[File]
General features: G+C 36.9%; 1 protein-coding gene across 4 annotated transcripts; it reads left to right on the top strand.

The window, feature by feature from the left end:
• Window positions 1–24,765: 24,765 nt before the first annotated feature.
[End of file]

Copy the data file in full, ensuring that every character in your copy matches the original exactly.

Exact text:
General features: G+C 36.9%; 1 protein-coding gene across 4 annotated transcripts; it reads left to right on the top strand.

The window, feature by feature from the left end:
• Window positions 1–24,765: 24,765 nt before the first annotated feature.